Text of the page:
Qualman posits that we may see a similar kind of product placement in E-books. Then not only would the story mention that the protagonist enjoys Diet Coke, but that it would have a link to take you to a website. I am happy to see that this idea has not come to fruition. While I think that advertising within enjoyable content is something that can be done well, there comes a point where I don’t want to be bothered by clunky advertising. If it infects my e-books, I think I will likely go back to buying giant mountains of books from Goodwill. Perhaps other people would not find it annoying, but the fact that this form of advertising has yet to transpire suggests that perhaps I am not alone in thinking that there needs to be a point where advertising stops.

Posted on October 20, 2013, in Social Media, Society. Bookmark the permalink. 9 Comments.

  1. evelynmartens13

    Yes, I do remember the Reeses Pieces product placement! It evoked memories of something to do with M&M’s, so I looked it up. M&M’s missed the boat because they were offerred the opportunity first and turned it down, and then sales for RP went up something like 65%. The execs at M&M didn’t quite “get” what product placement was. Great example of innovation and Qulaman’s concepts.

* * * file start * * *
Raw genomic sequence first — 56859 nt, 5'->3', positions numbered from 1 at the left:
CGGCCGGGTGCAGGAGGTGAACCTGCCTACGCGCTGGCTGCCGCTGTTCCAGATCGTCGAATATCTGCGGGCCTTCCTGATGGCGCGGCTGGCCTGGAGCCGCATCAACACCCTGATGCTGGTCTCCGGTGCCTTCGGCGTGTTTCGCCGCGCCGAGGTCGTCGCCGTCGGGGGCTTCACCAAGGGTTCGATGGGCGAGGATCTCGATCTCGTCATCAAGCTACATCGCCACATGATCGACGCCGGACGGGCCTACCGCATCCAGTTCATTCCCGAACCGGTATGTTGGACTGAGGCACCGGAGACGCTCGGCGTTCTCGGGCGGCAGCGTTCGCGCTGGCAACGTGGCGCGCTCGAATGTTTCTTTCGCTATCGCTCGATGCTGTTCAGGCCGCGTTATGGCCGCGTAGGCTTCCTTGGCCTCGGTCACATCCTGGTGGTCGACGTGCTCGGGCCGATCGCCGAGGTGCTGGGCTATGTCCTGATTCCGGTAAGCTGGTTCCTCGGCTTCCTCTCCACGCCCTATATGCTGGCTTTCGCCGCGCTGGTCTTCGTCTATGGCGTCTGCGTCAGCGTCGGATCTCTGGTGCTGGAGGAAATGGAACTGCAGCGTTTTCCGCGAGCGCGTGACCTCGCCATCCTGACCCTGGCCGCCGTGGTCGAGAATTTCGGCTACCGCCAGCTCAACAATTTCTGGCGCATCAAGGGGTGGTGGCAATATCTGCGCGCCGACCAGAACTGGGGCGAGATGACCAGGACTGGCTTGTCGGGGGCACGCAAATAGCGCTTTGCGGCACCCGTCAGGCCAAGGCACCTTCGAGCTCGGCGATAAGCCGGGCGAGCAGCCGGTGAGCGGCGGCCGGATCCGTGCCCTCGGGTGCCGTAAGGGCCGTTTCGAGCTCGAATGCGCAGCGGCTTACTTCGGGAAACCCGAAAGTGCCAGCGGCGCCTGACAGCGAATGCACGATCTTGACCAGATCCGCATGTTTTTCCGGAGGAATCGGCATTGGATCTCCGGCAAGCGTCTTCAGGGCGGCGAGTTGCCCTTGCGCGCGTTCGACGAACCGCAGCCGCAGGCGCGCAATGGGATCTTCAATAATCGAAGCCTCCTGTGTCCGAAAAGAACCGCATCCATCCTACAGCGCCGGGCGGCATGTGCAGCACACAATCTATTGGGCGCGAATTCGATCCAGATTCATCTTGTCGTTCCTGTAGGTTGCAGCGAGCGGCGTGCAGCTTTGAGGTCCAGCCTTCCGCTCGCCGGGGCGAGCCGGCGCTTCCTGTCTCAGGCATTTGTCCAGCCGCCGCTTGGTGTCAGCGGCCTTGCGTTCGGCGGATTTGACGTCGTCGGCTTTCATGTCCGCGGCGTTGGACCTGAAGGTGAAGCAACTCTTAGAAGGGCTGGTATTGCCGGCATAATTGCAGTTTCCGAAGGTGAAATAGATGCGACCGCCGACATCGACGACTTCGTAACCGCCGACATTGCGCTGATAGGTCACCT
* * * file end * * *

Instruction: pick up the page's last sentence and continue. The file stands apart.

Here’s a link to the RP versus M&M story:

  2. Thanks for your post! I hope we do not enter the age of advertisements in ebooks. If we are, I think it will take a while because people like me will refuse to buy ebooks and continue to purchase the traditional books. Enough is enough. I can take advertisements when I’m on the computer, but when I am engaged in a novel or textbook, I would prefer not to have the distraction of advertisements.

    • I totally agree. Even though a hyperlink is not that distracting, I still don’t want it. I like real books and it would be worth it to me to switch back in order to avoid such a ridiculous way of advertising.

  3. E-books are one area of technology that I have not adopted, and the discussion about advertisements makes me want to continue to steer clear of them! Realistically, though, how much would it distract me if certain terms were hyperlinked? It doesn’t bother me when reading content on a website, but perhaps I’m just used to it on websites. Would I (we) just get used to it in e-books?

    • I think we probably would get used to it. But, do we really need to? It reminds me of Anne of Green Gables and Dian’s clunky advertising for the Rolling Reliable baking powder company, Which makes me cringe in horror. It is possible, however, that I may be overreacting just a bit…